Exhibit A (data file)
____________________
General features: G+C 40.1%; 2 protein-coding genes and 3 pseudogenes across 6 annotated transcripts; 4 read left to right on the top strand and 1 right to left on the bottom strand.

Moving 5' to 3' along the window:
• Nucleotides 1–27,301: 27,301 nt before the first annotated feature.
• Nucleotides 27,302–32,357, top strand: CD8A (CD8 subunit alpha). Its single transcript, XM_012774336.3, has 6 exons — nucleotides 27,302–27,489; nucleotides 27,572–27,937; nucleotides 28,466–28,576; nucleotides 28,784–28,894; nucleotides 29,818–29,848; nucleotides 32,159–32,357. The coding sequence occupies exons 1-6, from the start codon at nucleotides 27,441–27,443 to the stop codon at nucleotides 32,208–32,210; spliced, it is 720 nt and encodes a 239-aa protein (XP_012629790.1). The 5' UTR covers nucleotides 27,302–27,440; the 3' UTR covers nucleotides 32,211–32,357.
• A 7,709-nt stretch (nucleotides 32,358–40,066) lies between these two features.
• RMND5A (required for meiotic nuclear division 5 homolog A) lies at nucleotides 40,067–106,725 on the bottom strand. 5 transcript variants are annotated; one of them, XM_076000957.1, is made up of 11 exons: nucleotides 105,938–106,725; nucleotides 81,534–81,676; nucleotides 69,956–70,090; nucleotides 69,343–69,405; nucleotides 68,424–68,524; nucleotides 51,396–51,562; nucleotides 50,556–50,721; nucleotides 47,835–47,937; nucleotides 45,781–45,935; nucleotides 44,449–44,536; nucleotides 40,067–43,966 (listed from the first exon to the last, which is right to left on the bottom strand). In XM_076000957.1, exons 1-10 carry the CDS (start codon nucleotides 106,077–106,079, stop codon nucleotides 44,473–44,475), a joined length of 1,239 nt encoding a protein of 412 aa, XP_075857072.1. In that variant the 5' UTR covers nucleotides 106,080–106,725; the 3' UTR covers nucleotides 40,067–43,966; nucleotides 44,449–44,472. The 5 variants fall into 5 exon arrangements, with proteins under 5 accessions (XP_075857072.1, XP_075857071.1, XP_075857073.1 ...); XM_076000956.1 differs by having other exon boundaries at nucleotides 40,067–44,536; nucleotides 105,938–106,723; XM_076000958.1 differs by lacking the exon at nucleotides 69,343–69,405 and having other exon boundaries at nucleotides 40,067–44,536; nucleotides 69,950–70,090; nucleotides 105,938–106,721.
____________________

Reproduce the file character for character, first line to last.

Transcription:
General features: G+C 40.1%; 2 protein-coding genes and 3 pseudogenes across 6 annotated transcripts; 4 read left to right on the top strand and 1 right to left on the bottom strand.

Moving 5' to 3' along the window:
• Nucleotides 1–27,301: 27,301 nt before the first annotated feature.
• Nucleotides 27,302–32,357, top strand: CD8A (CD8 subunit alpha). Its single transcript, XM_012774336.3, has 6 exons — nucleotides 27,302–27,489; nucleotides 27,572–27,937; nucleotides 28,466–28,576; nucleotides 28,784–28,894; nucleotides 29,818–29,848; nucleotides 32,159–32,357. The coding sequence occupies exons 1-6, from the start codon at nucleotides 27,441–27,443 to the stop codon at nucleotides 32,208–32,210; spliced, it is 720 nt and encodes a 239-aa protein (XP_012629790.1). The 5' UTR covers nucleotides 27,302–27,440; the 3' UTR covers nucleotides 32,211–32,357.
• A 7,709-nt stretch (nucleotides 32,358–40,066) lies between these two features.
• RMND5A (required for meiotic nuclear division 5 homolog A) lies at nucleotides 40,067–106,725 on the bottom strand. 5 transcript variants are annotated; one of them, XM_076000957.1, is made up of 11 exons: nucleotides 105,938–106,725; nucleotides 81,534–81,676; nucleotides 69,956–70,090; nucleotides 69,343–69,405; nucleotides 68,424–68,524; nucleotides 51,396–51,562; nucleotides 50,556–50,721; nucleotides 47,835–47,937; nucleotides 45,781–45,935; nucleotides 44,449–44,536; nucleotides 40,067–43,966 (listed from the first exon to the last, which is right to left on the bottom strand). In XM_076000957.1, exons 1-10 carry the CDS (start codon nucleotides 106,077–106,079, stop codon nucleotides 44,473–44,475), a joined length of 1,239 nt encoding a protein of 412 aa, XP_075857072.1. In that variant the 5' UTR covers nucleotides 106,080–106,725; the 3' UTR covers nucleotides 40,067–43,966; nucleotides 44,449–44,472. The 5 variants fall into 5 exon arrangements, with proteins under 5 accessions (XP_075857072.1, XP_075857071.1, XP_075857073.1 ...); XM_076000956.1 differs by having other exon boundaries at nucleotides 40,067–44,536; nucleotides 105,938–106,723; XM_076000958.1 differs by lacking the exon at nucleotides 69,343–69,405 and having other exon boundaries at nucleotides 40,067–44,536; nucleotides 69,950–70,090; nucleotides 105,938–106,721.